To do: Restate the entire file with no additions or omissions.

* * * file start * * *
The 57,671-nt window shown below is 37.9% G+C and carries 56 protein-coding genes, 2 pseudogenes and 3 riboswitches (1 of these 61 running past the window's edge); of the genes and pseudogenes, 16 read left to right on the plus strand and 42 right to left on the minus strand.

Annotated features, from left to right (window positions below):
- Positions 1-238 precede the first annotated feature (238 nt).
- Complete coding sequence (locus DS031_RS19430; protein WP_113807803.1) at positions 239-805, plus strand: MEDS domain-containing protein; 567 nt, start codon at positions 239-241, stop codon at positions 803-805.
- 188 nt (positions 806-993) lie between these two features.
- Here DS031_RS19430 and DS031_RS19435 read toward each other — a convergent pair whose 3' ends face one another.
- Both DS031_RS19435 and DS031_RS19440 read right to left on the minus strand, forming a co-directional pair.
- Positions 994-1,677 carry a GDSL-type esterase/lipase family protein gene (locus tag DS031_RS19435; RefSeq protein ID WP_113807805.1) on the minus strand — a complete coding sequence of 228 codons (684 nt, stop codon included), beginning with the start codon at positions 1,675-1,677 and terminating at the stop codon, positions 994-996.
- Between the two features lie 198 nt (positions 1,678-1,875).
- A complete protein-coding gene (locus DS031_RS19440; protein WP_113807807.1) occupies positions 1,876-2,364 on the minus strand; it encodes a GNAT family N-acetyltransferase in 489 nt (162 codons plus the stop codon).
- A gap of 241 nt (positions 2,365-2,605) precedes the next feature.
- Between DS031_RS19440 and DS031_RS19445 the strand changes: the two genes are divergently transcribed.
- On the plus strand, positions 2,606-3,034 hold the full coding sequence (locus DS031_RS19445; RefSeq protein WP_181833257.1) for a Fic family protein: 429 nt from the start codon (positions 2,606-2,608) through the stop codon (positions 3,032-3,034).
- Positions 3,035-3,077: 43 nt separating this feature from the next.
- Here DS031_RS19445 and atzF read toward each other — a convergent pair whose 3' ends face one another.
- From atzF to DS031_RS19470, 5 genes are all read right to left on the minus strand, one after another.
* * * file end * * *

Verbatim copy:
The 57,671-nt window shown below is 37.9% G+C and carries 56 protein-coding genes, 2 pseudogenes and 3 riboswitches (1 of these 61 running past the window's edge); of the genes and pseudogenes, 16 read left to right on the plus strand and 42 right to left on the minus strand.

Annotated features, from left to right (window positions below):
- Positions 1-238 precede the first annotated feature (238 nt).
- Complete coding sequence (locus DS031_RS19430; protein WP_113807803.1) at positions 239-805, plus strand: MEDS domain-containing protein; 567 nt, start codon at positions 239-241, stop codon at positions 803-805.
- 188 nt (positions 806-993) lie between these two features.
- Here DS031_RS19430 and DS031_RS19435 read toward each other — a convergent pair whose 3' ends face one another.
- Both DS031_RS19435 and DS031_RS19440 read right to left on the minus strand, forming a co-directional pair.
- Positions 994-1,677 carry a GDSL-type esterase/lipase family protein gene (locus tag DS031_RS19435; RefSeq protein ID WP_113807805.1) on the minus strand — a complete coding sequence of 228 codons (684 nt, stop codon included), beginning with the start codon at positions 1,675-1,677 and terminating at the stop codon, positions 994-996.
- Between the two features lie 198 nt (positions 1,678-1,875).
- A complete protein-coding gene (locus DS031_RS19440; protein WP_113807807.1) occupies positions 1,876-2,364 on the minus strand; it encodes a GNAT family N-acetyltransferase in 489 nt (162 codons plus the stop codon).
- A gap of 241 nt (positions 2,365-2,605) precedes the next feature.
- Between DS031_RS19440 and DS031_RS19445 the strand changes: the two genes are divergently transcribed.
- On the plus strand, positions 2,606-3,034 hold the full coding sequence (locus DS031_RS19445; RefSeq protein WP_181833257.1) for a Fic family protein: 429 nt from the start codon (positions 2,606-2,608) through the stop codon (positions 3,032-3,034).
- Positions 3,035-3,077: 43 nt separating this feature from the next.
- Here DS031_RS19445 and atzF read toward each other — a convergent pair whose 3' ends face one another.
- From atzF to DS031_RS19470, 5 genes are all read right to left on the minus strand, one after another.